This state of affairs has been formally studied, and (contrary to what I would have thought had you asked me just a few months ago), this ignorance does not correlate with education. There are plenty of educated conservatives, with highly advanced degrees, who have consciously chosen to ignore formalized science. They’ve chosen to Fight the Enlightenment.
Chris Mooney again:
The cost of this assault on reality is dramatic. Many of these falsehoods affect lives and have had—or will have—world-changing consequences. And more dangerous than any of them is the utter erosion of a shared sense of what’s true—which they both generate, and perpetuate.
You can’t decide how to govern or how to vote without at least some understanding of the facts, of what your true interests and goals are, or without an honest look at the real-world risks, benefits and consequences thereof. Granted, facts can be squishy and elusive things– but up until now at least, no one seriously proposed that there was no such thing as an outside objective truth.
I want to understand how we got here.
With work and seasonal issues, I haven’t had much time to comment on much of anything, here or elsewhere. I do think I’ve finally become over-saturated with politics. The frenzied pace at which the GOP leaps from outrage to outrage makes it impossible to really think about any of it. Which is (quite probably) the intent. A significant wing of the Republican party is now openly against contraception; the rights of employees to their own lives and lifestyle on off-work hours; Panicking as the economy makes a better effort to crawl out of the ditch than most anyone thought it could. Rush losing advertisers in the first ‘media shaming’ of him that I can remember.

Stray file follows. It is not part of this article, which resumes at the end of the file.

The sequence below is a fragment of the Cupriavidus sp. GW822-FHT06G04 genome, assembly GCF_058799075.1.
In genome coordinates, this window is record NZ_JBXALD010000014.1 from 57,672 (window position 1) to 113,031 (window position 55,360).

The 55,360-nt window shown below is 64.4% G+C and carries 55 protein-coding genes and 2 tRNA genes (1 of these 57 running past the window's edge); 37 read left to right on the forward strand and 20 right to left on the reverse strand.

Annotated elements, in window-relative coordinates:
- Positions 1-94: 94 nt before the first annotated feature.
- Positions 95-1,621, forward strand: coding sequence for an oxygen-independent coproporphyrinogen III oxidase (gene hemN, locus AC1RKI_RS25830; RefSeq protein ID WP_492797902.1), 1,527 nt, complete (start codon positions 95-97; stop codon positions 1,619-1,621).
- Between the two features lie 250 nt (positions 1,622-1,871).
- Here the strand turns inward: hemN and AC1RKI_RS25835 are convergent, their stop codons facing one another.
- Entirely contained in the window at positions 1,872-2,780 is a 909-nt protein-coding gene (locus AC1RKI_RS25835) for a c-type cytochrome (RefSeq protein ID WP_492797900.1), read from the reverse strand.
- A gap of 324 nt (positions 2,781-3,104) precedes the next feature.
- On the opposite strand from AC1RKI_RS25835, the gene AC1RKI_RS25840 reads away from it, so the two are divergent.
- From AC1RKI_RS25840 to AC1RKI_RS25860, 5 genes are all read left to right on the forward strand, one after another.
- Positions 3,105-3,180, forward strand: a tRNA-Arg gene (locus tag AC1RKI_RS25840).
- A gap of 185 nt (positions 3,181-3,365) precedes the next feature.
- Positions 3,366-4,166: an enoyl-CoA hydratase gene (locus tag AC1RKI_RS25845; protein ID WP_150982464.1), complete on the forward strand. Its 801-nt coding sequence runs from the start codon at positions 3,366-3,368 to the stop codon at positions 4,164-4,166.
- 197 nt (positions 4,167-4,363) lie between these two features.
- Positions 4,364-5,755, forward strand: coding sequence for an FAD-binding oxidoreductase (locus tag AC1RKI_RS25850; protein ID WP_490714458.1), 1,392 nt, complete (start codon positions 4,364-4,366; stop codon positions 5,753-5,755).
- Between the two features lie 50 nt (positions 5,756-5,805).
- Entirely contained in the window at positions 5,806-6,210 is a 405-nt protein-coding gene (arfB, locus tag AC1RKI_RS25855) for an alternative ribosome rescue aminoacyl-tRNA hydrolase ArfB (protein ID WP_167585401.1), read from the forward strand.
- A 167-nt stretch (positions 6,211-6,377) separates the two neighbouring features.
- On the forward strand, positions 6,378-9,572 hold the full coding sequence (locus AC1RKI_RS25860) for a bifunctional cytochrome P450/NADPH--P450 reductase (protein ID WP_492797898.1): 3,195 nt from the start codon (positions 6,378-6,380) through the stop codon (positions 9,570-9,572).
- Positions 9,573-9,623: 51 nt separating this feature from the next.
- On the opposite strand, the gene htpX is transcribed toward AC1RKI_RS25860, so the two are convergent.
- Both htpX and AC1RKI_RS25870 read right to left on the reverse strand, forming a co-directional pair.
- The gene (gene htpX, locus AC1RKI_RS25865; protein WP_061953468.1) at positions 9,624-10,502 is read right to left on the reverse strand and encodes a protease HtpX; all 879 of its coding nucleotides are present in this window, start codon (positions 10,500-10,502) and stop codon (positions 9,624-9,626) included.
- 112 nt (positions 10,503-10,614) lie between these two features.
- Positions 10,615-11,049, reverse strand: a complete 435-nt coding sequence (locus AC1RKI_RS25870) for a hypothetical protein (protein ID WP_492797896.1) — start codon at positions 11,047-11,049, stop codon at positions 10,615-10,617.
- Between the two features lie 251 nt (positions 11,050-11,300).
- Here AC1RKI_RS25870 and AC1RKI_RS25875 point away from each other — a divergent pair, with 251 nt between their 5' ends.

In other words– there is, indeed, a ‘wall’ that can’t be pushed against anymore. The Overton window might turn out to have a rightward stop, after all. Oddly enough, I consider this to be a good sign… but also surprising. None of these antics or statements are new. I’ve heard politicians say the same things out loud not too long ago. I’ve seen Bills written, and some even passed, there were just as bad or worse. And any newspaper’s Comments Section would have opinions just as fringe, or worse. So… what’s different? Why now?
Hunter S Thompson’s old line about the Wave that finally broke and rolled back keeps coming back to me. All this public craziness could just be their particular Wave, finally breaking on the shore after a 40-year run.
And those of us not involved can really only stand back and watch it happen, and try not to get dragged out to sea by the riptide.